Inge Loubser, a senior optometrist at Mellins i-Style and expert for BabyYumYum emphasises the importance of always letting your optometrist know if you are pregnant or breastfeeding during an eye examination.
In certain cases, your optometrist may avoid using dilating eye drops or other tests, as some of the chemicals in eye drops that are used to dilate the eyes can be absorbed into the breast milk.
Pregnancy and contact lenses
If you’re used to wearing contact lenses, you may start to feel a certain discomfort as your eyes change shape during pregnancy. Pregnant women often have problems with dry eyes and ill-fitting contact lenses. However, as your eyes and cornea will more than likely change back to their original shape after the pregnancy, your optometrist will look for a solution that will correct your vision temporarily.
If you prefer wearing contact lenses, you must get your eyes checked. Your optometrist can measure your refractive power and help you select a new pair of contact lenses that will fit your eyes and correct your vision during pregnancy.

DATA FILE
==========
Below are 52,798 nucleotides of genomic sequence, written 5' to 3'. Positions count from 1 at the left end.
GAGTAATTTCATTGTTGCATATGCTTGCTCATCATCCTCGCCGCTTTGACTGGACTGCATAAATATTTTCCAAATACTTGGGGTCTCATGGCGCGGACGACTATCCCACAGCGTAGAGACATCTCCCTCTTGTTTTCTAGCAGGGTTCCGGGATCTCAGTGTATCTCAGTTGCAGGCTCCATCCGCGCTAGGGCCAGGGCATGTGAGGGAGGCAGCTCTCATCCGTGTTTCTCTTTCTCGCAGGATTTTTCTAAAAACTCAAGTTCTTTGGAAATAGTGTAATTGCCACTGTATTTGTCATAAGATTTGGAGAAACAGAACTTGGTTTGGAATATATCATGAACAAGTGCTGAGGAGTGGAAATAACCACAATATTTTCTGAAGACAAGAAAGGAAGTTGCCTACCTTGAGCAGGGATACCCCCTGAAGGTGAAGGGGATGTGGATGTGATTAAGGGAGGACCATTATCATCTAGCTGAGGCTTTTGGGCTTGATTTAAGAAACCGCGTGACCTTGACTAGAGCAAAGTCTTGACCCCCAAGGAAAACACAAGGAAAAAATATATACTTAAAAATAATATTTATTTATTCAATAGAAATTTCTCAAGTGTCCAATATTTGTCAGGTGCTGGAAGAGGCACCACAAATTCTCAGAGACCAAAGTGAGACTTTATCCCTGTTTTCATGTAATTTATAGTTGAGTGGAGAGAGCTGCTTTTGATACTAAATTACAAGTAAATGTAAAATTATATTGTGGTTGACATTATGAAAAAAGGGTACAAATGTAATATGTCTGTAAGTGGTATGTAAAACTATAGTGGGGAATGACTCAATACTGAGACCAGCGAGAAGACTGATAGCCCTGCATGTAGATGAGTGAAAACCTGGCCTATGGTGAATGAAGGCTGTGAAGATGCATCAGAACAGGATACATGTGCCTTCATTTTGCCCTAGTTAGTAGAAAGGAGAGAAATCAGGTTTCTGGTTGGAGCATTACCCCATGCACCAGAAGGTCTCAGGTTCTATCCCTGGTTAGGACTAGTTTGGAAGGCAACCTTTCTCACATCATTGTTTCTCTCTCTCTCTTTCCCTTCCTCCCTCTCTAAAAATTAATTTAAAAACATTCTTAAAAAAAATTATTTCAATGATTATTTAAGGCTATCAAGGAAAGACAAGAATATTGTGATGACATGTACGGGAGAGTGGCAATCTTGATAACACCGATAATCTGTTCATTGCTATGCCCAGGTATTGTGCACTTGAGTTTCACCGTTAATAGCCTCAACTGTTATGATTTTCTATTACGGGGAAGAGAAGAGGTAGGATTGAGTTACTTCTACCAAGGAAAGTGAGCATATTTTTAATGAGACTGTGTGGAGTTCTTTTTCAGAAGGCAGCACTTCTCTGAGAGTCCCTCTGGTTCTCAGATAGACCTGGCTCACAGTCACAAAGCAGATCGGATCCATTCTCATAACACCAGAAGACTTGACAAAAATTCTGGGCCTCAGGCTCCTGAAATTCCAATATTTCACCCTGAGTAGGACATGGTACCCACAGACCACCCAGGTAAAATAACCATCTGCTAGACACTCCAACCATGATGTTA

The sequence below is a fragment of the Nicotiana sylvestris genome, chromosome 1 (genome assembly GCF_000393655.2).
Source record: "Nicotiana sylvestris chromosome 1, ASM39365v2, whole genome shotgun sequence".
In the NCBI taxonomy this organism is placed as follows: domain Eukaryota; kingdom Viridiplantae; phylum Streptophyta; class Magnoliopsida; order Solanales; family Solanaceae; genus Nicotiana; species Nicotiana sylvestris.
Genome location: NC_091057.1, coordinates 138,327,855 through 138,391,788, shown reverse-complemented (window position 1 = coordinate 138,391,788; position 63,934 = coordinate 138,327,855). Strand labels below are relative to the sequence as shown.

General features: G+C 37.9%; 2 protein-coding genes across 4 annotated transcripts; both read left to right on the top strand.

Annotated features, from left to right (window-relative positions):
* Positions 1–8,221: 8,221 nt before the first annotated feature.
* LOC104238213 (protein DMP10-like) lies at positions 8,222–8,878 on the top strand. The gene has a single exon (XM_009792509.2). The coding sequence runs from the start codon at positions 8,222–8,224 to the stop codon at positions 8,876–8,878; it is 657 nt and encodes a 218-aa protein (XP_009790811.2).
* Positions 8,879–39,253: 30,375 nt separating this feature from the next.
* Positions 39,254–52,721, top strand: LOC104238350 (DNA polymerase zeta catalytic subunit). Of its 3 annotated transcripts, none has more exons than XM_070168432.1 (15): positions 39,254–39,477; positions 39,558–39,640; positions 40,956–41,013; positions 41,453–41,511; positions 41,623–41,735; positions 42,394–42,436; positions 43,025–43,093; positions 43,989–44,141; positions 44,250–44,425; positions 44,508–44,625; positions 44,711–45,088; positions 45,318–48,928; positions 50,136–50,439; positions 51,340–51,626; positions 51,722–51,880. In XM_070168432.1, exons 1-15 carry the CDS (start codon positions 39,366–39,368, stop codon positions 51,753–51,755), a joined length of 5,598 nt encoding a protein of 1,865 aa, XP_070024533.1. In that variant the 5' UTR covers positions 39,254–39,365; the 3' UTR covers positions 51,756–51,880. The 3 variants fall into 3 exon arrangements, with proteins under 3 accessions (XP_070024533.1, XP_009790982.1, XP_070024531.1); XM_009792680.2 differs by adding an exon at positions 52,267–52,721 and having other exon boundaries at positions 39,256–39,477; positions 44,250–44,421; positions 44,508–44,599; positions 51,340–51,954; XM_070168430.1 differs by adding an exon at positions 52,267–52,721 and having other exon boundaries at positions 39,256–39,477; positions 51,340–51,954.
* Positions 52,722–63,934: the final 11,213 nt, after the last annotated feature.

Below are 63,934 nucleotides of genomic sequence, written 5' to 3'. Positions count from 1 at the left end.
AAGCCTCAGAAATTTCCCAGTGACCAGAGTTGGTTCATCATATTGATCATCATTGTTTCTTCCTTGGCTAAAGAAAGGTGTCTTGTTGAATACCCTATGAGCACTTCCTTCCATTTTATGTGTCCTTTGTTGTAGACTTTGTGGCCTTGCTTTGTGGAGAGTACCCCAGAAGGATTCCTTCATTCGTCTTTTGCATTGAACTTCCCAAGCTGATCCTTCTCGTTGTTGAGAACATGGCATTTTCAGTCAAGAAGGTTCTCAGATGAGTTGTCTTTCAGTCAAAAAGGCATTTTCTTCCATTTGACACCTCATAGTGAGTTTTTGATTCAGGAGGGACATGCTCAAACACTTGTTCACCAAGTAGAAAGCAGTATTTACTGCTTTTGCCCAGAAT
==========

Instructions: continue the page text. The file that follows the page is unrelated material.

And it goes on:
The obvious solution is to wear your spectacles. It is important that you schedule an eye examination before buying a new pair of spectacles since the shape of your eyes has changed and your vision (or refractive power) may be different, so be sure to schedule another eye examination after your baby is born.
Tips for pregnant women to keep their eyes healthy:
- Fluid retention – swelling and fluid retention is a normal part of pregnancy but it can cause puffiness around the eyes and even change the shape and thickness of the cornea (the transparent layer forming the front of the eye). This can sometimes limit your peripheral or side vision. To reduce the swelling, try applying cold compresses e.g. a clean, wet washcloth with cold water or a cool gel pack over your closed eyes. Splashing cold water over your face may also help.
- Hormonal changes and dry eyes – due to hormonal changes during pregnancy, the body’s natural ability to produce tears can be inhibited. Ask your optometrist to recommend over-the-counter eye drops for dry eyes that are safe to use while you are pregnant or breastfeeding. Some may contain chemicals that could be harmful during pregnancy. If you wear contact lenses, these could be uncomfortable if you have dry eyes during pregnancy. Therefore, try wearing them for shorter periods of time. Wearing your spectacle lenses while you are pregnant is a good solution. And be sure to blink often, especially when using a computer or Smartphone.